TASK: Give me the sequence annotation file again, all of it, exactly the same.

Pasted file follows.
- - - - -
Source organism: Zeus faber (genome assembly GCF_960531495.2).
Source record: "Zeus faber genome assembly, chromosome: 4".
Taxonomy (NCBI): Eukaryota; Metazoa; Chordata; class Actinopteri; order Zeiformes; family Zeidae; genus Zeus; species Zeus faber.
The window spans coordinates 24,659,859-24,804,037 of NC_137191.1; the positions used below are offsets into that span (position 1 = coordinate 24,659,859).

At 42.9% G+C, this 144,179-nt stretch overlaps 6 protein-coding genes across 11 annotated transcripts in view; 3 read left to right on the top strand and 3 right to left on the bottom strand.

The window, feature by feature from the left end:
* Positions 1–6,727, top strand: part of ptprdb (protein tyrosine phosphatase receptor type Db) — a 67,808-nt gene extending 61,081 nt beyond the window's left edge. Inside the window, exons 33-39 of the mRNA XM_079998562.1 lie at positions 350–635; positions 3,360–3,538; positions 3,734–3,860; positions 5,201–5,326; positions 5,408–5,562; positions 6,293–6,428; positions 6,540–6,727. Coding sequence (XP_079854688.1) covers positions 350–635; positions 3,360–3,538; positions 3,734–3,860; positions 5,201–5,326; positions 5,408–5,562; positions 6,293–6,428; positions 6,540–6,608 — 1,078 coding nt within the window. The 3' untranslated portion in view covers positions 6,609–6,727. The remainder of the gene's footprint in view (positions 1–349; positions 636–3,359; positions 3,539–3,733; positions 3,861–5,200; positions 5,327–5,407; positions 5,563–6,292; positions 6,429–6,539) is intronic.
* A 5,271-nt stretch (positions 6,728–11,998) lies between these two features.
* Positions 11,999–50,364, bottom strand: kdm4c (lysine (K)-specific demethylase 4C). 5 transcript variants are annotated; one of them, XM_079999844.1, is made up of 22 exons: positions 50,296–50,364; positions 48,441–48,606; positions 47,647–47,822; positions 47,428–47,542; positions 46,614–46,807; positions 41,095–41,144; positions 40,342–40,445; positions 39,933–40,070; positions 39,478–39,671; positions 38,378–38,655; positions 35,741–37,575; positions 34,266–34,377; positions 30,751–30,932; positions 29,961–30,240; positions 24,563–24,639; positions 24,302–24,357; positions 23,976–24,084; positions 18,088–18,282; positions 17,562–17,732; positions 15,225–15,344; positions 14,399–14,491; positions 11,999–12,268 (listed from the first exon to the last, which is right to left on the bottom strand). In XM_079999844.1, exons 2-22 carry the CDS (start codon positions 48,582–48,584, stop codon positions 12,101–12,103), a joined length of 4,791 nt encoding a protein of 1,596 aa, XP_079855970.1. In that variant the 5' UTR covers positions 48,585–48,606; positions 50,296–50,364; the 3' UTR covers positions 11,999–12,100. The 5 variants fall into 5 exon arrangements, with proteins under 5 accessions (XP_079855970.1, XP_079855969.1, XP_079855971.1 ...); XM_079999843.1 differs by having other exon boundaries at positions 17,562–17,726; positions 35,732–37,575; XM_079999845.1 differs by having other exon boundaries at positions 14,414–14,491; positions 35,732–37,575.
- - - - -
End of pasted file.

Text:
Source organism: Zeus faber (genome assembly GCF_960531495.2).
Source record: "Zeus faber genome assembly, chromosome: 4".
Taxonomy (NCBI): Eukaryota; Metazoa; Chordata; class Actinopteri; order Zeiformes; family Zeidae; genus Zeus; species Zeus faber.
The window spans coordinates 24,659,859-24,804,037 of NC_137191.1; the positions used below are offsets into that span (position 1 = coordinate 24,659,859).

At 42.9% G+C, this 144,179-nt stretch overlaps 6 protein-coding genes across 11 annotated transcripts in view; 3 read left to right on the top strand and 3 right to left on the bottom strand.

The window, feature by feature from the left end:
* Positions 1–6,727, top strand: part of ptprdb (protein tyrosine phosphatase receptor type Db) — a 67,808-nt gene extending 61,081 nt beyond the window's left edge. Inside the window, exons 33-39 of the mRNA XM_079998562.1 lie at positions 350–635; positions 3,360–3,538; positions 3,734–3,860; positions 5,201–5,326; positions 5,408–5,562; positions 6,293–6,428; positions 6,540–6,727. Coding sequence (XP_079854688.1) covers positions 350–635; positions 3,360–3,538; positions 3,734–3,860; positions 5,201–5,326; positions 5,408–5,562; positions 6,293–6,428; positions 6,540–6,608 — 1,078 coding nt within the window. The 3' untranslated portion in view covers positions 6,609–6,727. The remainder of the gene's footprint in view (positions 1–349; positions 636–3,359; positions 3,539–3,733; positions 3,861–5,200; positions 5,327–5,407; positions 5,563–6,292; positions 6,429–6,539) is intronic.
* A 5,271-nt stretch (positions 6,728–11,998) lies between these two features.
* Positions 11,999–50,364, bottom strand: kdm4c (lysine (K)-specific demethylase 4C). 5 transcript variants are annotated; one of them, XM_079999844.1, is made up of 22 exons: positions 50,296–50,364; positions 48,441–48,606; positions 47,647–47,822; positions 47,428–47,542; positions 46,614–46,807; positions 41,095–41,144; positions 40,342–40,445; positions 39,933–40,070; positions 39,478–39,671; positions 38,378–38,655; positions 35,741–37,575; positions 34,266–34,377; positions 30,751–30,932; positions 29,961–30,240; positions 24,563–24,639; positions 24,302–24,357; positions 23,976–24,084; positions 18,088–18,282; positions 17,562–17,732; positions 15,225–15,344; positions 14,399–14,491; positions 11,999–12,268 (listed from the first exon to the last, which is right to left on the bottom strand). In XM_079999844.1, exons 2-22 carry the CDS (start codon positions 48,582–48,584, stop codon positions 12,101–12,103), a joined length of 4,791 nt encoding a protein of 1,596 aa, XP_079855970.1. In that variant the 5' UTR covers positions 48,585–48,606; positions 50,296–50,364; the 3' UTR covers positions 11,999–12,100. The 5 variants fall into 5 exon arrangements, with proteins under 5 accessions (XP_079855970.1, XP_079855969.1, XP_079855971.1 ...); XM_079999843.1 differs by having other exon boundaries at positions 17,562–17,726; positions 35,732–37,575; XM_079999845.1 differs by having other exon boundaries at positions 14,414–14,491; positions 35,732–37,575.